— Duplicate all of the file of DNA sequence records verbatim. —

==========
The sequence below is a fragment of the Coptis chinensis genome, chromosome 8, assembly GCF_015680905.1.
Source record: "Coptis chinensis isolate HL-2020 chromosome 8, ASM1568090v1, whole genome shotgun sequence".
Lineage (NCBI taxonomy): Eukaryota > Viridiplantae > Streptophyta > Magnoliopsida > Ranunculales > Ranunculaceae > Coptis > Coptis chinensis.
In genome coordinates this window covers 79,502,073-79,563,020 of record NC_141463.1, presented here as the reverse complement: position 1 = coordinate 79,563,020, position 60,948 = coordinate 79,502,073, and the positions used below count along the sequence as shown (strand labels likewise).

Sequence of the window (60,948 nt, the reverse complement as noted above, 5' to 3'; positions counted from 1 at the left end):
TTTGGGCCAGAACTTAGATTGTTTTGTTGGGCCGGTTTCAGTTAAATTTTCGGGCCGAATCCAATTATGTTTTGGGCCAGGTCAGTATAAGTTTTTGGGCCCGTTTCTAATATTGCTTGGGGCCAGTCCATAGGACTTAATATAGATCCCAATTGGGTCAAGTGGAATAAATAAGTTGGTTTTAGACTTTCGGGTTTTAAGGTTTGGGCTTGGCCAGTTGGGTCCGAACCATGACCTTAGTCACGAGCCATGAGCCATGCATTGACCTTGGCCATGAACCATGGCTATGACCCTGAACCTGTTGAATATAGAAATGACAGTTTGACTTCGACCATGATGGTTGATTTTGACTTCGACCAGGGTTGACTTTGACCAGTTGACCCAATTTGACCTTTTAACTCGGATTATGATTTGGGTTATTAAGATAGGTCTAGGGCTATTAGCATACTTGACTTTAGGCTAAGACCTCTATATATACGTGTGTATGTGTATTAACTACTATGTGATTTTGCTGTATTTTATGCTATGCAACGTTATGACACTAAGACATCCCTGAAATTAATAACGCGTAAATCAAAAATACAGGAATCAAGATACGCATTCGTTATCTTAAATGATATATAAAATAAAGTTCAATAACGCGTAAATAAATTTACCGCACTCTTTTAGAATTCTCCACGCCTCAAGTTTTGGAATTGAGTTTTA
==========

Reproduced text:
The sequence below is a fragment of the Coptis chinensis genome, chromosome 8, assembly GCF_015680905.1.
Source record: "Coptis chinensis isolate HL-2020 chromosome 8, ASM1568090v1, whole genome shotgun sequence".
Lineage (NCBI taxonomy): Eukaryota > Viridiplantae > Streptophyta > Magnoliopsida > Ranunculales > Ranunculaceae > Coptis > Coptis chinensis.
In genome coordinates this window covers 79,502,073-79,563,020 of record NC_141463.1, presented here as the reverse complement: position 1 = coordinate 79,563,020, position 60,948 = coordinate 79,502,073, and the positions used below count along the sequence as shown (strand labels likewise).

Sequence of the window (60,948 nt, the reverse complement as noted above, 5' to 3'; positions counted from 1 at the left end):
TTTGGGCCAGAACTTAGATTGTTTTGTTGGGCCGGTTTCAGTTAAATTTTCGGGCCGAATCCAATTATGTTTTGGGCCAGGTCAGTATAAGTTTTTGGGCCCGTTTCTAATATTGCTTGGGGCCAGTCCATAGGACTTAATATAGATCCCAATTGGGTCAAGTGGAATAAATAAGTTGGTTTTAGACTTTCGGGTTTTAAGGTTTGGGCTTGGCCAGTTGGGTCCGAACCATGACCTTAGTCACGAGCCATGAGCCATGCATTGACCTTGGCCATGAACCATGGCTATGACCCTGAACCTGTTGAATATAGAAATGACAGTTTGACTTCGACCATGATGGTTGATTTTGACTTCGACCAGGGTTGACTTTGACCAGTTGACCCAATTTGACCTTTTAACTCGGATTATGATTTGGGTTATTAAGATAGGTCTAGGGCTATTAGCATACTTGACTTTAGGCTAAGACCTCTATATATACGTGTGTATGTGTATTAACTACTATGTGATTTTGCTGTATTTTATGCTATGCAACGTTATGACACTAAGACATCCCTGAAATTAATAACGCGTAAATCAAAAATACAGGAATCAAGATACGCATTCGTTATCTTAAATGATATATAAAATAAAGTTCAATAACGCGTAAATAAATTTACCGCACTCTTTTAGAATTCTCCACGCCTCAAGTTTTGGAATTGAGTTTTA